The academic library has died. Despite early diagnosis, audacious denial in the face of its increasingly severe symptoms led to its deterioration and demise. The academic library died alone, largely neglected and forgotten by a world that once revered it as the heart of the university. On its deathbed, it could be heard mumbling curses against Google and something about a bygone library guru named Ranganathan.
Although the causes of death are myriad, the following autopsy report highlights a few of the key factors.
1. Book collections became obsolete. Fully digitized collections of nearly every book in the world rendered physical book collections unnecessary. Individual students now pay for subscriptions to any of several major digital-book vendors for unlimited access. The books may be viewed online at any time or downloaded to a portable device. Some colleges have opted for institutional subscriptions to digital-book collections, managed by their information-technology departments. Most of these collections originated in physical libraries, which signed their own death warrants with deals to digitize their books.
2. Library instruction was no longer necessary. To compete with a new generation of search engines, database vendors were forced to create tools that were more user-friendly, or else risk fading into obscurity. As databases became more intuitive and simpler to use, library instruction in the use of archaic tools was no longer needed. Almost all remaining questions could be answered by faculty (see No. 3) or information-technology staff (see No. 4). It was largely the work of academic librarians that led to most of these advances in database technology.
3. Information literacy was fully integrated into the curriculum. As faculty incorporated information literacy into their teaching, it became part of the general curriculum of colleges. It was the persistence of librarians, who in the academic library’s dying days lost faith in their ability to impart useful knowledge to students, that led to the universal adoption of campuswide information-literacy standards drawn up by the Association of College and Research Libraries. Librarians also played a key role in the development of the new curricula that included information literacy.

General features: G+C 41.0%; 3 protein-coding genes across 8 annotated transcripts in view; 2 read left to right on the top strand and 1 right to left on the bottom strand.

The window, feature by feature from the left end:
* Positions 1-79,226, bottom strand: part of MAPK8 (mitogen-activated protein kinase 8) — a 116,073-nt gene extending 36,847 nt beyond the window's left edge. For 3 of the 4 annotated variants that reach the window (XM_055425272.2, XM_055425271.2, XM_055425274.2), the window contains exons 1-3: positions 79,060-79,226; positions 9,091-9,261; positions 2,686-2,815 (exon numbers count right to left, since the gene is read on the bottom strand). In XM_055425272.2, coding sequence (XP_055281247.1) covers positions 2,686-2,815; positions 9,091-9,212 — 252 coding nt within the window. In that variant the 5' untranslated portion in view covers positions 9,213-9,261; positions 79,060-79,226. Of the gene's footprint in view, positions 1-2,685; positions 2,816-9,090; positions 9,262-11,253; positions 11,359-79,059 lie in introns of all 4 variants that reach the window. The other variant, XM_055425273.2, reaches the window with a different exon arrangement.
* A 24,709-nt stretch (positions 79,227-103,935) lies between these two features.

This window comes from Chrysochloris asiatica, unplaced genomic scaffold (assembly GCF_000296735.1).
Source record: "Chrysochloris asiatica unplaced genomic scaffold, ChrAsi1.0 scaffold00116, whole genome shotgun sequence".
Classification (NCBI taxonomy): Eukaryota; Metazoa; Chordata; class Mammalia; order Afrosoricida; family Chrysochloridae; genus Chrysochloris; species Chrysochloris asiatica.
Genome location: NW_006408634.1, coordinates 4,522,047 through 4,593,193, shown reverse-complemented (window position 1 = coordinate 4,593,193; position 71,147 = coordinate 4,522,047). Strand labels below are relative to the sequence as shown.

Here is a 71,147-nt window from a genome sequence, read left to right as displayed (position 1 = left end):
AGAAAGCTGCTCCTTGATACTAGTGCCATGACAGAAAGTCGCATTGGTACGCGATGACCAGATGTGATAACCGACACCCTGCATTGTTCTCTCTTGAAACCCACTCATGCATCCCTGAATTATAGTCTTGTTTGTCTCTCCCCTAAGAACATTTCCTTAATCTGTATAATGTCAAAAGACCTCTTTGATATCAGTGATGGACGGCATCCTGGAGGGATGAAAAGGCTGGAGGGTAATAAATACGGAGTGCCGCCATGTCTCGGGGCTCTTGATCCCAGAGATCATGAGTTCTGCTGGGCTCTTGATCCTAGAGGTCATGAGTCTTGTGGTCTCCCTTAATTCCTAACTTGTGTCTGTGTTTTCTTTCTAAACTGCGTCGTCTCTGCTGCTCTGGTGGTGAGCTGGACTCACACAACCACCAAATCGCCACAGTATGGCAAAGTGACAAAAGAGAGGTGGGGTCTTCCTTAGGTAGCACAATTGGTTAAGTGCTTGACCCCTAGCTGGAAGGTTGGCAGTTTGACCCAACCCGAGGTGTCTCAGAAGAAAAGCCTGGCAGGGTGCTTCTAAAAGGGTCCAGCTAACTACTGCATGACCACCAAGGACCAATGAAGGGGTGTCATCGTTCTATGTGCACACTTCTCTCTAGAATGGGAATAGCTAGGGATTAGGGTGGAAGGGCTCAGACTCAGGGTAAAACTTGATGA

4. Libraries and librarians were subsumed by information-technology departments. Library buildings were converted into computer labs, study spaces, and headquarters for information-technology departments. Collection development became a mere matter of maintaining database subscriptions recommended by faculty. Cataloging became the exclusive purview of the vendors of digital-book-and-journal collections (who frequently hired former librarians to assist with the process). Some members of the remnant of former librarians have now taken jobs with their colleges’ information-technology departments.
5. Reference services disappeared. They were replaced by ever-improving search engines and social-networking tools, along with information-technology help desks that were relatively inexpensive to run. Without the need to worry about faculty rank, tenure, and professional pay grades, most colleges are reporting about the same level of student satisfaction for a fraction of the price. It was librarians who first provided evidence—through the development of “tiered reference” services, in which initial questions were fielded by nonlibrarians—that queries could be answered by low-wage employees (including student workers) with minimal training.
6. Economics trumped quality. Some administrators admit that the old model of libraries and librarians yielded outcomes theoretically superior to those of the new model: personal service, professional research assistance, access to top-quality information sources. But so few students were taking full advantage of the available resources that the services were no longer economically justifiable. Ever since it became so easy and inexpensive to find adequate resources, paying significantly more for the absolute best was no longer an option for perpetually cash-strapped colleges. It was the widespread adoption of early tools like Wikipedia and Google Scholar by librarians that opened the door to the realization that traditional academic libraries and librarians were an expendable luxury.
At the same time, the death of the academic library is being hailed by many as progress and the logical next step in the evolution of information.
In summary, it is entirely possible that the life of the academic library could have been spared if the last generation of librarians had spent more time plotting a realistic path to the future and less time chasing outdated trends while mindlessly spouting mantras like “There will always be books and libraries” and “People will always need librarians to show them how to use information.” We’ll never know now what kind of treatments might have worked. Librarians planted the seeds of their own destruction and are responsible for their own downfall.